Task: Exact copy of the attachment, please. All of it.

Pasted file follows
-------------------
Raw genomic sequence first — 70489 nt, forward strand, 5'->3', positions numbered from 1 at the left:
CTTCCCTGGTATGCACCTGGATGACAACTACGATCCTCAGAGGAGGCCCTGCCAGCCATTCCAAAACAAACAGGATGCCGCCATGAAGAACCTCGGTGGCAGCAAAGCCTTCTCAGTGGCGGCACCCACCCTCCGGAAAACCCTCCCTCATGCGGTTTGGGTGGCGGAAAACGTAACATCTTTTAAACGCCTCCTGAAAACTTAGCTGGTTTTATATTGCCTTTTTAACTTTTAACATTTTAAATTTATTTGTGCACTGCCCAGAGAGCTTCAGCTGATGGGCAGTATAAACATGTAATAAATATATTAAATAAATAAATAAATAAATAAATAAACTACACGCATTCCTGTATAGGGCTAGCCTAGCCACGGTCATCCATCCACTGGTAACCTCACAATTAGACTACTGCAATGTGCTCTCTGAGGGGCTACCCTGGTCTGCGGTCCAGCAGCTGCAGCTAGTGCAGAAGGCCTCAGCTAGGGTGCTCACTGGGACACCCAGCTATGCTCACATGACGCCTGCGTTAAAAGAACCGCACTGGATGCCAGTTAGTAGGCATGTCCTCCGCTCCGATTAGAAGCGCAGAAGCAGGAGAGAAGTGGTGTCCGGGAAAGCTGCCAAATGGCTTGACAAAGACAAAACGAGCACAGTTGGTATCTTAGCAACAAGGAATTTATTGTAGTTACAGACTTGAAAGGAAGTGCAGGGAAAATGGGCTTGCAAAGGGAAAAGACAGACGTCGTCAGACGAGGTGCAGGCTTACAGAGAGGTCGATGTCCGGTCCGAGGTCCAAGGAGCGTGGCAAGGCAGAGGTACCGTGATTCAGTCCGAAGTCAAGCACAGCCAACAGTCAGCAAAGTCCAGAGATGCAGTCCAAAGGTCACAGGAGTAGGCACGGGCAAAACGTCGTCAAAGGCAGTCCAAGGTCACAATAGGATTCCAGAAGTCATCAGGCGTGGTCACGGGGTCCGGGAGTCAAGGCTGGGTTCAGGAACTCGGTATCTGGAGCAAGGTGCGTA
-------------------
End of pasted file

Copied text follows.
Raw genomic sequence first — 70489 nt, forward strand, 5'->3', positions numbered from 1 at the left:
CTTCCCTGGTATGCACCTGGATGACAACTACGATCCTCAGAGGAGGCCCTGCCAGCCATTCCAAAACAAACAGGATGCCGCCATGAAGAACCTCGGTGGCAGCAAAGCCTTCTCAGTGGCGGCACCCACCCTCCGGAAAACCCTCCCTCATGCGGTTTGGGTGGCGGAAAACGTAACATCTTTTAAACGCCTCCTGAAAACTTAGCTGGTTTTATATTGCCTTTTTAACTTTTAACATTTTAAATTTATTTGTGCACTGCCCAGAGAGCTTCAGCTGATGGGCAGTATAAACATGTAATAAATATATTAAATAAATAAATAAATAAATAAATAAACTACACGCATTCCTGTATAGGGCTAGCCTAGCCACGGTCATCCATCCACTGGTAACCTCACAATTAGACTACTGCAATGTGCTCTCTGAGGGGCTACCCTGGTCTGCGGTCCAGCAGCTGCAGCTAGTGCAGAAGGCCTCAGCTAGGGTGCTCACTGGGACACCCAGCTATGCTCACATGACGCCTGCGTTAAAAGAACCGCACTGGATGCCAGTTAGTAGGCATGTCCTCCGCTCCGATTAGAAGCGCAGAAGCAGGAGAGAAGTGGTGTCCGGGAAAGCTGCCAAATGGCTTGACAAAGACAAAACGAGCACAGTTGGTATCTTAGCAACAAGGAATTTATTGTAGTTACAGACTTGAAAGGAAGTGCAGGGAAAATGGGCTTGCAAAGGGAAAAGACAGACGTCGTCAGACGAGGTGCAGGCTTACAGAGAGGTCGATGTCCGGTCCGAGGTCCAAGGAGCGTGGCAAGGCAGAGGTACCGTGATTCAGTCCGAAGTCAAGCACAGCCAACAGTCAGCAAAGTCCAGAGATGCAGTCCAAAGGTCACAGGAGTAGGCACGGGCAAAACGTCGTCAAAGGCAGTCCAAGGTCACAATAGGATTCCAGAAGTCATCAGGCGTGGTCACGGGGTCCGGGAGTCAAGGCTGGGTTCAGGAACTCGGTATCTGGAGCAAGGTGCGTA